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Man on a Ledge is as pedestrian as its title, a by-thenumbers crime thriller that traffics in ridiculous happenstance, dull action, and witless, spark-free interactions. That it stars Sam Worthington, who’s not exactly building a thrilling repertoire, should be no surprise. That it offers Elizabeth Banks as an NYPD cop, however—well, perhaps an absurd casting weighs in just above an uninspired one.
Director Asger Leth’s first feature film starts off interestingly enough. Nick Cassidy (Worthington) checks into a posh New York hotel and orders a day’s worth of room service and champagne. Then he wipes his prints off the silverware, leaves a note, and, yes, climbs out onto the ledge of his 21st-floor room. “Right there! There’s a man on a ledge!” a passerby helpfully points out.
The film hops back one month earlier, when Nick, an ex-cop, is incarcerated. While attending a funeral service for his father, he makes a run for it: It’s the one action sequence that’s mildly exciting, with Leth’s camera bobbing inside a truck as Nick escapes his former colleagues. He even happens to have civilian clothes under his orange jumpsuit as well as access to a storage space with everything an escaped convict could need—I.D.s, cash, files on people. (Files?) He seems set for life, if it weren’t for one final thing…
That final thing in Pablo F. Fenjves’ script hasn’t really been kept a secret. Nick assumes a new identity and climbs on that ledge to distract New York while his brother, Joey (the always-irritating Jamie Bell), and Joey’s way-too-hot-for-Jamie-Bell girlfriend, Angie (Genesis Rodriguez), rob a real-estate mogul’s jewelry vault across the street. Part of Nick’s plan to ensure maximum diversion is to request that Officer Lydia Mercer (Banks) try to talk him down. Mercer has a checkered past, too, the better to complicate the caper.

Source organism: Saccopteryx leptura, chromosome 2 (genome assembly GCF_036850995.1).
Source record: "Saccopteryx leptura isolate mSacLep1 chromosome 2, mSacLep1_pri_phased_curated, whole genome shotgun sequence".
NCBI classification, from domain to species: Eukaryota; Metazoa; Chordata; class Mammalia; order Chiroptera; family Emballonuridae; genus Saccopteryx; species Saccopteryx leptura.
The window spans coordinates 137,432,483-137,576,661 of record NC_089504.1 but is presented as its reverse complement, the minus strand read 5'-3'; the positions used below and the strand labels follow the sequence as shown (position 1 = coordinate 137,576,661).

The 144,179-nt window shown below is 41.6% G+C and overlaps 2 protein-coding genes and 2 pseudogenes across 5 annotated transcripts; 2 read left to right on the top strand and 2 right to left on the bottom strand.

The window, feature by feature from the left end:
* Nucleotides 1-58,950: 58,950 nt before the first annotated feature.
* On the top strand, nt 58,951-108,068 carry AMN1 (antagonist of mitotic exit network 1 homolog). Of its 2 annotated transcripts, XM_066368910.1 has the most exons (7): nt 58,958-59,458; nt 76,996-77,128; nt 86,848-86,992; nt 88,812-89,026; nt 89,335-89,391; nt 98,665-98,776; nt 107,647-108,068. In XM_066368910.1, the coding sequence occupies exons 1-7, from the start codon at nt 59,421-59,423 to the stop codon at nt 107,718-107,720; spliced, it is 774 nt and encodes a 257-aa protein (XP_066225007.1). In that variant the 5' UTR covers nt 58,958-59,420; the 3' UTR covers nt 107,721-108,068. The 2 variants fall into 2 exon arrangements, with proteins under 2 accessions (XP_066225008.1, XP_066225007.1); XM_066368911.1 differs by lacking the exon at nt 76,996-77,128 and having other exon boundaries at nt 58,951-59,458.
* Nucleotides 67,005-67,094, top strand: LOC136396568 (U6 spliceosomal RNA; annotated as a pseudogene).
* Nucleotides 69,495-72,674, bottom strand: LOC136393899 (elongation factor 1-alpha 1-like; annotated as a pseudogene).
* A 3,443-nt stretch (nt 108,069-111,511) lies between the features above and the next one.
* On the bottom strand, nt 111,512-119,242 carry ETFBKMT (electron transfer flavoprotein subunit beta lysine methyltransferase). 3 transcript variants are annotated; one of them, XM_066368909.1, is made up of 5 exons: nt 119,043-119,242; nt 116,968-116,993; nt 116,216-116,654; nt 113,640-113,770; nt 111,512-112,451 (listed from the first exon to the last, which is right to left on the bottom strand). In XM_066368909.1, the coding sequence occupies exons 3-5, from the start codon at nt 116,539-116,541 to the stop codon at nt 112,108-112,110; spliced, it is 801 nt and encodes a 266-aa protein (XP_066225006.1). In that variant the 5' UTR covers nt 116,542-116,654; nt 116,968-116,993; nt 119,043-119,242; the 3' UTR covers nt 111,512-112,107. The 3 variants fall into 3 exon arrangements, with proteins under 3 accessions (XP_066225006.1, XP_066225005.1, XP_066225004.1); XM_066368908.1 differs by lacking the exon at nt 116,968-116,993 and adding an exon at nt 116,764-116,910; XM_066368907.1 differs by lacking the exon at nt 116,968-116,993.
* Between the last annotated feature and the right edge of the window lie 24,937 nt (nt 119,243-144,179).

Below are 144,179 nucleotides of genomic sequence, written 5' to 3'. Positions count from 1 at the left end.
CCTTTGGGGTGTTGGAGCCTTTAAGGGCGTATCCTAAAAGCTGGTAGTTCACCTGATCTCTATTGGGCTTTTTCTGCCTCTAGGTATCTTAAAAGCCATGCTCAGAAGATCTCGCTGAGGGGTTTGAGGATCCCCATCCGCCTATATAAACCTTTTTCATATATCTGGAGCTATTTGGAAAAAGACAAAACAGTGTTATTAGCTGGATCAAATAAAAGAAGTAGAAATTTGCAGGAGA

There’s a method behind Nick’s yawn-inducing madness; he wants to prove he’s innocent of the crime that landed him in jail. But the further the plot unfolds, the more you don’t care. Nick’s stall tactics grow wearisome; his exchanges with Mercer are head-scratching. (More fun is watching Banks trying to believably bellow, “This is my negotiation!”) The subplot involving Joey and Angie attempts to invoke Ocean’s Eleven in strategy and playfulness, but the couple’s mild bickering never translates into true or entertaining chemistry. And wasted in small roles are Ed Harris and Kyra Sedgwick.
Even the views from that 21st-floor ledge become progressively less gulp-inducing, with one scene in particular—Nick scaling to another floor—recalling the far-superior stunt Tom Cruise pulled off in Mission: Impossible: Ghost Protocol. The one element that will give you a kick, if for the wrong reasons? A marriage proposal that’s tacked onto the end for no good reason except as an attempt to add some sentimental depth. But really, it can’t be called out, for it’s just as realistic as everything that came before it.